What's the (Quantum) Matter with Black Holes? Dark Energy and Condensate Stars
OKC/Nordita High-Energy Physics Theory seminar
Monday 08 June 2015
to 14:15 at
Emil Mottola (Los Alamos)
General Relativity receives quantum corrections relevant at macroscopic distance scales
and near event horizons. These arise from the conformal scalar degree of freedom
generated by the trace anomaly. At event horizons the conformal anomaly
scalar degree of freedom can have macroscopically large effects on the geometry,
potentially removing the classical event horizon of a black hole, replacing it with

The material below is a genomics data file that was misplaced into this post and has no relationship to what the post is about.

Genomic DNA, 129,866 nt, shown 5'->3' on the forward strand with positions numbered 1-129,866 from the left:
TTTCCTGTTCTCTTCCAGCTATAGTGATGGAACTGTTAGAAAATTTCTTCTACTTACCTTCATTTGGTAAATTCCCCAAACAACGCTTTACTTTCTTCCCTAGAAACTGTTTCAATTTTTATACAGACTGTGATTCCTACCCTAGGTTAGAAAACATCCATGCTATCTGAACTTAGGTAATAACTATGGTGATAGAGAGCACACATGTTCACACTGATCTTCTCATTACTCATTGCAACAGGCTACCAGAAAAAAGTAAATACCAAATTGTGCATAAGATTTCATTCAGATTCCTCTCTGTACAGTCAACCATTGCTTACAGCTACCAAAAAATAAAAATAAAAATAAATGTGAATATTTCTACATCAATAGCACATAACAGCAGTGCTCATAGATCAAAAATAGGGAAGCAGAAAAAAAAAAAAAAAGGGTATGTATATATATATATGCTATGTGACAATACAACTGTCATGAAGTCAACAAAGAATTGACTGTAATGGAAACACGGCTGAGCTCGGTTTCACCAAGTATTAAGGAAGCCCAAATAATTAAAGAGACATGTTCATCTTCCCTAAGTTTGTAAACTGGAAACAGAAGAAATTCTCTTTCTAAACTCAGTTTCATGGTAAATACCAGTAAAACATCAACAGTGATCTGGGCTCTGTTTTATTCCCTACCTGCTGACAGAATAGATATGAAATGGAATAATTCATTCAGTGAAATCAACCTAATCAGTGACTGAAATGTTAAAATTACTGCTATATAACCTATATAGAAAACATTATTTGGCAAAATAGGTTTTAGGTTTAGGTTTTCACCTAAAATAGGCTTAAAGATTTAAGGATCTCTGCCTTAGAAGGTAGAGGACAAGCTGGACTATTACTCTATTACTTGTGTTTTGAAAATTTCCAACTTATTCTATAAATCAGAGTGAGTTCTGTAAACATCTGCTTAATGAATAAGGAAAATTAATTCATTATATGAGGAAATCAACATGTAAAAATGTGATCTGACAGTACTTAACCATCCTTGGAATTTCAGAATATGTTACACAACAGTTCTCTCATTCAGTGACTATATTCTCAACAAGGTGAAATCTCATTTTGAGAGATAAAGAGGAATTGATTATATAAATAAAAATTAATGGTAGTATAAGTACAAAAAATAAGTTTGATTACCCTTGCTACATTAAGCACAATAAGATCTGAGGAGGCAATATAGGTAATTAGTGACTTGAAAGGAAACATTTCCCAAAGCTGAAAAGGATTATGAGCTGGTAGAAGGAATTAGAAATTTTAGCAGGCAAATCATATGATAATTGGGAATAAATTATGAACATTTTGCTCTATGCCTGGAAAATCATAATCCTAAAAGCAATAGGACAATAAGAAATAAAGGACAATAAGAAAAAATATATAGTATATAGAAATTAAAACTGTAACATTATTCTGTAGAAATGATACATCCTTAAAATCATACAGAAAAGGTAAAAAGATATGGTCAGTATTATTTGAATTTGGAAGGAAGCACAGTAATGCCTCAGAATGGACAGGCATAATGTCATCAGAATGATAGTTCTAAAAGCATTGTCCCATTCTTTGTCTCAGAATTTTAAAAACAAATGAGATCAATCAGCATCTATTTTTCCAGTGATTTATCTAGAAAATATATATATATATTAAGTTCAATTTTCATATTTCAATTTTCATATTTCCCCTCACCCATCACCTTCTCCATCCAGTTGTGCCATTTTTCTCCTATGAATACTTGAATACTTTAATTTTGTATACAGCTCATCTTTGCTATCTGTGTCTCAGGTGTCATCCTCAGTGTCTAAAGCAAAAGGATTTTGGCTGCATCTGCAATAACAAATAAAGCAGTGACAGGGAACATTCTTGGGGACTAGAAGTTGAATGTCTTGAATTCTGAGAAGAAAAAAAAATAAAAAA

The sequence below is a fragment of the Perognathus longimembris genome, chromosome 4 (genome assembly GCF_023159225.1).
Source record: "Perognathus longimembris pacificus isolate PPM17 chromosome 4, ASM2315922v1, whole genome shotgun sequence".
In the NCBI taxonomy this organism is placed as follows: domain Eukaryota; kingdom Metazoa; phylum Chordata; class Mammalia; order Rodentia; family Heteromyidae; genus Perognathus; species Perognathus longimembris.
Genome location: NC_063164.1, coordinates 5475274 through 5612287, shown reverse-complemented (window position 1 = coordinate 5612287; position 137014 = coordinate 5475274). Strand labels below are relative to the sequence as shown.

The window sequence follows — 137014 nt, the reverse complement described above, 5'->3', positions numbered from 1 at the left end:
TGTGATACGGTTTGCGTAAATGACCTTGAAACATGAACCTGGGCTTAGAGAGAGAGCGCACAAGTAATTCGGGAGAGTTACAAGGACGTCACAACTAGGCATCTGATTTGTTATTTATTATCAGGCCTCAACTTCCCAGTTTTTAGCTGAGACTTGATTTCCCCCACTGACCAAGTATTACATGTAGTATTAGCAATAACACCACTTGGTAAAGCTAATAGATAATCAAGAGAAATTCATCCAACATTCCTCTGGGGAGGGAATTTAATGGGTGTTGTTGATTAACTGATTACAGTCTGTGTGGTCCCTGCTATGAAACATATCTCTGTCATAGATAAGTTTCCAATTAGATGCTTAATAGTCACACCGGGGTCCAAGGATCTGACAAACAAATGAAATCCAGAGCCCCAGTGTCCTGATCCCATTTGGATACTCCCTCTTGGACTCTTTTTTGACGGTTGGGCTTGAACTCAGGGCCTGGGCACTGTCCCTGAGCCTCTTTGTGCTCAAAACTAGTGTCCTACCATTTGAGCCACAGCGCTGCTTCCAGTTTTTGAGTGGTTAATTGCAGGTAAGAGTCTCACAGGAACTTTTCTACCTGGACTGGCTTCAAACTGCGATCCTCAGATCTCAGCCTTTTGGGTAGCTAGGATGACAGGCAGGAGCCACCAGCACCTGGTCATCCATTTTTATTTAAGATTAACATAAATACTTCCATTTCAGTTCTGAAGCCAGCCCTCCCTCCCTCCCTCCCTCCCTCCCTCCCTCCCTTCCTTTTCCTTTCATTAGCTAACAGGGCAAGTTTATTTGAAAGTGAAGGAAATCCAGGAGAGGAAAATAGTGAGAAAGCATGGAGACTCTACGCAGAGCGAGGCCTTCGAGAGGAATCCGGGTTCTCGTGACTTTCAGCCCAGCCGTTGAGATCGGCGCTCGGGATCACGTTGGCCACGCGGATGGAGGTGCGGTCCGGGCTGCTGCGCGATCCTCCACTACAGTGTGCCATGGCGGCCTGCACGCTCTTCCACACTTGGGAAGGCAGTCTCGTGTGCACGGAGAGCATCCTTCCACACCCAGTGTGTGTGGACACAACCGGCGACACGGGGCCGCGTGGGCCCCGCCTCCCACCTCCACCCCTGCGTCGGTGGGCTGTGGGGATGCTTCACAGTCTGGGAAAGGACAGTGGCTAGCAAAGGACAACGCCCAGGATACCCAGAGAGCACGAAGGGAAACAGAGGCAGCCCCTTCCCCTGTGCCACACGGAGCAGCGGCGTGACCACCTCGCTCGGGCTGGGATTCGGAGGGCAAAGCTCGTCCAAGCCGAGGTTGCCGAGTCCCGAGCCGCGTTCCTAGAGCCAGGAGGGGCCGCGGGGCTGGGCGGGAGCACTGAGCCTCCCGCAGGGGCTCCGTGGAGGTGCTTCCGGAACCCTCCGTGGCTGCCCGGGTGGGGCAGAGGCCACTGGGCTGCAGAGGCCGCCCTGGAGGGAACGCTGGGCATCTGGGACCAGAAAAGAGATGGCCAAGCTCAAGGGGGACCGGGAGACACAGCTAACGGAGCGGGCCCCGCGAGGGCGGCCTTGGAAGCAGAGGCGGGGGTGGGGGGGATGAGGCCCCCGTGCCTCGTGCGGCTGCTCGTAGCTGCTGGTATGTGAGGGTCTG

a quantum boundary layer where the effective value of the gravitational vacuum energy
density can change. In the full effective theory, the cosmological term becomes a dynamical
condensate, whose value depends upon boundary conditions near the horizon.
By taking a positive value in the interior of a fully collapsed star, the effective
cosmological term removes any singularity, replacing it with a smooth dark energy interior.
The resulting gravitational condensate star (or gravastar) configuration resolves all
black hole paradoxes, and provides a testable alternative to black holes as the final state
of complete gravitational collapse. The observed dark energy of our universe likewise may
be a macroscopic finite size effect whose value depends on the cosmological horizon scale.